Croton nuts: Africa's new biofuel that literally grows on trees

Nuts in Hand

Story highlights

  • Croton nut may be ideal fuel with high oil and protein concentration
  • Leading producers are expanding rapidly
  • Analysts say croton avoid ethical issues of other biofuels

(CNN)The history of biofuel production in Africa is marked with expensive and damaging failures.

The much-hyped jatropha crop saw millions of dollars and vast tracts of land squandered, while the production of palm oil has been widely criticized for association with environmental damage and human rights abuses.
    But there is a new hope for the field. The Croton megalocarpus tree is common throughout much of East and Central Africa, and until now it has been used for little more than firewood.
      The nuts of the tree have been shown to contain high concentrations of oil and protein, and they are now being used to produce a fuel that could serve as a clean alternative to diesel.
      With an abundant supply of croton nuts available at minimal cost, a new industry is emerging with sky-high ambitions.
      The Croton megalocarpus tree is common throughout much of East and Central Africa

      Low-hanging fruit

        In 2012, serial entrepreneur Alan Paul established Eco Fuels Kenya (EFK) to explore the potential of croton, following early research that suggested promise. His company is now the driving the movement to bring croton biofuel to the mainstream.
        The business took a low-key approach at first, in contrast to high-budget flops such as jatropha.
        "(Paul) said we can grow organically by sourcing what is already there from one of the most common trees," says EFK Managing Director Myles Katz. "We can buy nuts from farmers so they get an income and we have a business model that does not require $10 million of funding and a big plantation to get off the ground."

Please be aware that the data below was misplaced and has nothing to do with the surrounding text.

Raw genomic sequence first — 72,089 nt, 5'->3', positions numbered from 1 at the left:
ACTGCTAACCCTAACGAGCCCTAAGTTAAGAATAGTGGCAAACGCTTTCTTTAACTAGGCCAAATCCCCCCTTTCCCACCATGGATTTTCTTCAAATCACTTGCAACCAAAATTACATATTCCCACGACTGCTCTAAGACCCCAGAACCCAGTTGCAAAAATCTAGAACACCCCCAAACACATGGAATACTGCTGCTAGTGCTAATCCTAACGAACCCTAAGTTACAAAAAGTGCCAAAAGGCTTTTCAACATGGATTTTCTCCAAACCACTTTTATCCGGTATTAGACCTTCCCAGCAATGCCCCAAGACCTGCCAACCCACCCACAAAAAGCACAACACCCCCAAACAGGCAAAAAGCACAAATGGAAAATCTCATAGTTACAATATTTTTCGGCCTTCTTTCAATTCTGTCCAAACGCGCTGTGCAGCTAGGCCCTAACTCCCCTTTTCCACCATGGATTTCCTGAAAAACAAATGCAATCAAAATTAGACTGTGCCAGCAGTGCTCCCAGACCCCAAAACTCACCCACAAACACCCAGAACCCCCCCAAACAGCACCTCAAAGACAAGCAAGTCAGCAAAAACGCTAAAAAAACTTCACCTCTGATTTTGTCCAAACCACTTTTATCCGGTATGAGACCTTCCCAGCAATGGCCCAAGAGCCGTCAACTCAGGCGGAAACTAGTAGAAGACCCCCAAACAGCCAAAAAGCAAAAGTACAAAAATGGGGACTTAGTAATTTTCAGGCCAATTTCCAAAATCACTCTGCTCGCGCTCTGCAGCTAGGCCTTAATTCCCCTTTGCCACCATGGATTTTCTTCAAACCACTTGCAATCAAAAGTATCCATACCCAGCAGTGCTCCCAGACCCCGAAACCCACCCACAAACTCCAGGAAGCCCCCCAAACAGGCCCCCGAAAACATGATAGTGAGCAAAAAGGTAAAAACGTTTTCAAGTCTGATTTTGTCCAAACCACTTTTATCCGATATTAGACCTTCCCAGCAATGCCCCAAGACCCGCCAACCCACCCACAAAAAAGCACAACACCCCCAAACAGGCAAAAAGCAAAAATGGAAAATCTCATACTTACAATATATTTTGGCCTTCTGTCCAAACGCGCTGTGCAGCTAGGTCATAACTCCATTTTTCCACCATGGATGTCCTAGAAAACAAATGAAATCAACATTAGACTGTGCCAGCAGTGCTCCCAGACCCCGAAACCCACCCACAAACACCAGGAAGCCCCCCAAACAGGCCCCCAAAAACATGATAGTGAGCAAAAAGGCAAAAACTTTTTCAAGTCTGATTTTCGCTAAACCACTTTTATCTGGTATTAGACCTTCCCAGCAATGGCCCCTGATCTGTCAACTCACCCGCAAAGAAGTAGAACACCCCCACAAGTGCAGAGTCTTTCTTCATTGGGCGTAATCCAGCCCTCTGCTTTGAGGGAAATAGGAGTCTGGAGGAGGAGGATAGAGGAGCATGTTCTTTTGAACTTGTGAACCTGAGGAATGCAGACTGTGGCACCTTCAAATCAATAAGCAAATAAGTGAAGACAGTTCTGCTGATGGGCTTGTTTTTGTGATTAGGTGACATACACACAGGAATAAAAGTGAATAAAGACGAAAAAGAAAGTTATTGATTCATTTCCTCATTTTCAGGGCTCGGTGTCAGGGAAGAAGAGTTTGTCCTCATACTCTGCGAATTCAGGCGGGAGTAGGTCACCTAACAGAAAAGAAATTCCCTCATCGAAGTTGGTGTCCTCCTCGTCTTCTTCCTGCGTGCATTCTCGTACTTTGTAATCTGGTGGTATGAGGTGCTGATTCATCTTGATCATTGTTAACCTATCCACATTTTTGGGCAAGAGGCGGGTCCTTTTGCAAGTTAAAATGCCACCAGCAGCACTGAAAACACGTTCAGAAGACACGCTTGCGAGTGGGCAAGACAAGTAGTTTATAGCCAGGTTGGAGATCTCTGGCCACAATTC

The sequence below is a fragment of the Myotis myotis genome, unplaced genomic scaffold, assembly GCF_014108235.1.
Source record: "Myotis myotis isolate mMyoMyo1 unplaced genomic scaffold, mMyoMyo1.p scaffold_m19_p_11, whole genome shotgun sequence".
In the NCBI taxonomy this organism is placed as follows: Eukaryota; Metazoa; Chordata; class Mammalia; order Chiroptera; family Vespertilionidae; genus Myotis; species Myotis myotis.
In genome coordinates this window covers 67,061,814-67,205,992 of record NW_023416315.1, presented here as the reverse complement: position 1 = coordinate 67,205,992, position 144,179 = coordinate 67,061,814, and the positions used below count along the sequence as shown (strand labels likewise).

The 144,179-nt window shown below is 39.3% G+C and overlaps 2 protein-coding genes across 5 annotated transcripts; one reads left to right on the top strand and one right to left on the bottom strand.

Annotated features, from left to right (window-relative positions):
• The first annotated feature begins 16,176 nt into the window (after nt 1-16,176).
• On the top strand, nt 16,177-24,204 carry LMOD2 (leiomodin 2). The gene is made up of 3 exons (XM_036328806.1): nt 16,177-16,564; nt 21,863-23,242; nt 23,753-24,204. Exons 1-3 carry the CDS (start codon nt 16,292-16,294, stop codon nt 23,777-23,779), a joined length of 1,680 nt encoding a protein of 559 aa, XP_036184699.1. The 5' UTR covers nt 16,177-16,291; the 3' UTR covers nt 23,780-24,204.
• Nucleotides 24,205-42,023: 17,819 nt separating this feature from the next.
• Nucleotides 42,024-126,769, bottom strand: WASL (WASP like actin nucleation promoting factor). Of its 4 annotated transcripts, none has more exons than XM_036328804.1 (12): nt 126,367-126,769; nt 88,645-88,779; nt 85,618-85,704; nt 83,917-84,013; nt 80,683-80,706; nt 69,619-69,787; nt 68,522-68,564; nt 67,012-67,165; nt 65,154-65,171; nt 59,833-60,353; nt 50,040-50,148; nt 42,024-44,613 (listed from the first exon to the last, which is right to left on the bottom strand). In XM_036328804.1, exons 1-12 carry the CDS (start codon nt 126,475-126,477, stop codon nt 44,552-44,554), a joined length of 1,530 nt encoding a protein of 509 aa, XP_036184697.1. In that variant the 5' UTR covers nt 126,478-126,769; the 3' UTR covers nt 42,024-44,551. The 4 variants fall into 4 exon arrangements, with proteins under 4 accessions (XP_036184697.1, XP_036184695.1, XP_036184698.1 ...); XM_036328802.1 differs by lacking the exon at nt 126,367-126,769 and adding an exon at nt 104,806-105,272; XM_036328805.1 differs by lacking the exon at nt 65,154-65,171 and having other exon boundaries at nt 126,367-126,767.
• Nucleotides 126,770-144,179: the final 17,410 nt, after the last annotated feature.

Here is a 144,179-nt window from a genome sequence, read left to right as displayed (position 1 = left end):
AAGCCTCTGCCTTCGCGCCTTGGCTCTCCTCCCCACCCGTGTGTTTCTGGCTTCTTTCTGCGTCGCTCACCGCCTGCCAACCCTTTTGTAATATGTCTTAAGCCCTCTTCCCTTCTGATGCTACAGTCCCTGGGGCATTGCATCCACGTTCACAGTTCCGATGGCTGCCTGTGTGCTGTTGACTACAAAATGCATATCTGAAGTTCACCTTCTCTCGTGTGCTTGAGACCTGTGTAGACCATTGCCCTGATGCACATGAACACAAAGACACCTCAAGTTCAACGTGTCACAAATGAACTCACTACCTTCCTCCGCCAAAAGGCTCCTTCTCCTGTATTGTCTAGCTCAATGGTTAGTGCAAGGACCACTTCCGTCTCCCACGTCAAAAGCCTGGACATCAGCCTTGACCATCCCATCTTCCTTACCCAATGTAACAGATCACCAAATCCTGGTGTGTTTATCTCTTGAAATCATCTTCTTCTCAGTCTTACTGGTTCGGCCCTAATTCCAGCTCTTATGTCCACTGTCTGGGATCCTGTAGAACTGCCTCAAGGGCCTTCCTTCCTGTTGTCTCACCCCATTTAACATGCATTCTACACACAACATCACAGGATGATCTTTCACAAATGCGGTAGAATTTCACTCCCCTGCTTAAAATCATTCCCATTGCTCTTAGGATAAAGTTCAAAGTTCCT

EFK put out radio ads to attract local entrepreneurs into partnerships, who assembled teams of smallholders to supply the nuts. When suppliers realized their previously useless trees had become an easy and reliable source of income, the network rapidly expanded.
        This has enabled EFK to double production each year, says Katz, up to 1,000 tons of nuts this year from 500 tons in 2015. The company is now in a position to scale up the operation, without having planted a single tree.
        Filtering croton oil

        New products

        Producing croton nut oil is a low-tech, low-energy process compared with traditional fuel manufacturing.
        "It is comparable to any other nut or oil pressing facility," says Katz. "We modify the equipment to work on croton nuts but essentially we are buying machines used with walnuts or macadamia nuts."
        Much of the fuel is sold to local businesses that run generators, such as tourist camps.
        The company has also branched into selling by-products of the nuts, including seedcake from the pressed nut as poultry feed, and organic fertilizer from the shells. This offers insurance at a time investors remain wary of biofuels, says Katz.
        "The 'unknown' (element) is hard for investors," he says. "We are not an oil-only business, and we can stand on different parts of the business at different times."
        Producing fertilizer in EFK's factory in Nanyuki, Central Kenya.